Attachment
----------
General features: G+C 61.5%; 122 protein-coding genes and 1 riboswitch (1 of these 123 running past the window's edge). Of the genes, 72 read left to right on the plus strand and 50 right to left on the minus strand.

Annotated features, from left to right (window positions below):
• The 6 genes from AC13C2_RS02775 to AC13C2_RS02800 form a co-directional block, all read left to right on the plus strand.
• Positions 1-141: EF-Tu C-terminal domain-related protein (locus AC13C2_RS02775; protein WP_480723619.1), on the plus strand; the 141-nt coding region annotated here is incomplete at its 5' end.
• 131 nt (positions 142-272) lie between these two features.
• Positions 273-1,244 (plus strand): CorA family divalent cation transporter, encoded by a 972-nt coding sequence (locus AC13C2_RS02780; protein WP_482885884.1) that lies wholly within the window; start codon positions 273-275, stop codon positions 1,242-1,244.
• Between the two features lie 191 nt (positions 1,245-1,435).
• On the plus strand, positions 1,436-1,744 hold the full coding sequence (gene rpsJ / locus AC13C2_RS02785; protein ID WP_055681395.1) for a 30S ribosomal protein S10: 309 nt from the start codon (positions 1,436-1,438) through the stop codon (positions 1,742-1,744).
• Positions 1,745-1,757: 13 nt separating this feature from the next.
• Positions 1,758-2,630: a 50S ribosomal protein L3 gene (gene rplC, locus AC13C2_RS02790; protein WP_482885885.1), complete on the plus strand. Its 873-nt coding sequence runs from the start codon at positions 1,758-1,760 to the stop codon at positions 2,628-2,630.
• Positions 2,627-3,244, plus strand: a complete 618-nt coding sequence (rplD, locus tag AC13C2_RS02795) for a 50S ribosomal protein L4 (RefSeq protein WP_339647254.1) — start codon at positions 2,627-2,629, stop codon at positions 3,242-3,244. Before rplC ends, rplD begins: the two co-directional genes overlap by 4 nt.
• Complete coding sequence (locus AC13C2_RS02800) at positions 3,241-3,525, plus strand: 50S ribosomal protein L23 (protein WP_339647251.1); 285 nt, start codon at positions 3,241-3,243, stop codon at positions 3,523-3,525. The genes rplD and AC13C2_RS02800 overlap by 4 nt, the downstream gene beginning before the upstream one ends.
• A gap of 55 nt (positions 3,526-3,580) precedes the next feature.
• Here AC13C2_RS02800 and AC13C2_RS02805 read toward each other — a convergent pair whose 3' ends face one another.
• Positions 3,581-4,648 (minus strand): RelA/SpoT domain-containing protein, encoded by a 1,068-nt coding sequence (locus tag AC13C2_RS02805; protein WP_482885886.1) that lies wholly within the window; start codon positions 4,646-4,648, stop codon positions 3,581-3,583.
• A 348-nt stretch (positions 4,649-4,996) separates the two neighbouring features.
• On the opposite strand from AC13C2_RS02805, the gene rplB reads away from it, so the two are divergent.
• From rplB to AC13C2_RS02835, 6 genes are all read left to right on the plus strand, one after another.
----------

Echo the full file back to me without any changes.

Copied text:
General features: G+C 61.5%; 122 protein-coding genes and 1 riboswitch (1 of these 123 running past the window's edge). Of the genes, 72 read left to right on the plus strand and 50 right to left on the minus strand.

Annotated features, from left to right (window positions below):
• The 6 genes from AC13C2_RS02775 to AC13C2_RS02800 form a co-directional block, all read left to right on the plus strand.
• Positions 1-141: EF-Tu C-terminal domain-related protein (locus AC13C2_RS02775; protein WP_480723619.1), on the plus strand; the 141-nt coding region annotated here is incomplete at its 5' end.
• 131 nt (positions 142-272) lie between these two features.
• Positions 273-1,244 (plus strand): CorA family divalent cation transporter, encoded by a 972-nt coding sequence (locus AC13C2_RS02780; protein WP_482885884.1) that lies wholly within the window; start codon positions 273-275, stop codon positions 1,242-1,244.
• Between the two features lie 191 nt (positions 1,245-1,435).
• On the plus strand, positions 1,436-1,744 hold the full coding sequence (gene rpsJ / locus AC13C2_RS02785; protein ID WP_055681395.1) for a 30S ribosomal protein S10: 309 nt from the start codon (positions 1,436-1,438) through the stop codon (positions 1,742-1,744).
• Positions 1,745-1,757: 13 nt separating this feature from the next.
• Positions 1,758-2,630: a 50S ribosomal protein L3 gene (gene rplC, locus AC13C2_RS02790; protein WP_482885885.1), complete on the plus strand. Its 873-nt coding sequence runs from the start codon at positions 1,758-1,760 to the stop codon at positions 2,628-2,630.
• Positions 2,627-3,244, plus strand: a complete 618-nt coding sequence (rplD, locus tag AC13C2_RS02795) for a 50S ribosomal protein L4 (RefSeq protein WP_339647254.1) — start codon at positions 2,627-2,629, stop codon at positions 3,242-3,244. Before rplC ends, rplD begins: the two co-directional genes overlap by 4 nt.
• Complete coding sequence (locus AC13C2_RS02800) at positions 3,241-3,525, plus strand: 50S ribosomal protein L23 (protein WP_339647251.1); 285 nt, start codon at positions 3,241-3,243, stop codon at positions 3,523-3,525. The genes rplD and AC13C2_RS02800 overlap by 4 nt, the downstream gene beginning before the upstream one ends.
• A gap of 55 nt (positions 3,526-3,580) precedes the next feature.
• Here AC13C2_RS02800 and AC13C2_RS02805 read toward each other — a convergent pair whose 3' ends face one another.
• Positions 3,581-4,648 (minus strand): RelA/SpoT domain-containing protein, encoded by a 1,068-nt coding sequence (locus tag AC13C2_RS02805; protein WP_482885886.1) that lies wholly within the window; start codon positions 4,646-4,648, stop codon positions 3,581-3,583.
• A 348-nt stretch (positions 4,649-4,996) separates the two neighbouring features.
• On the opposite strand from AC13C2_RS02805, the gene rplB reads away from it, so the two are divergent.
• From rplB to AC13C2_RS02835, 6 genes are all read left to right on the plus strand, one after another.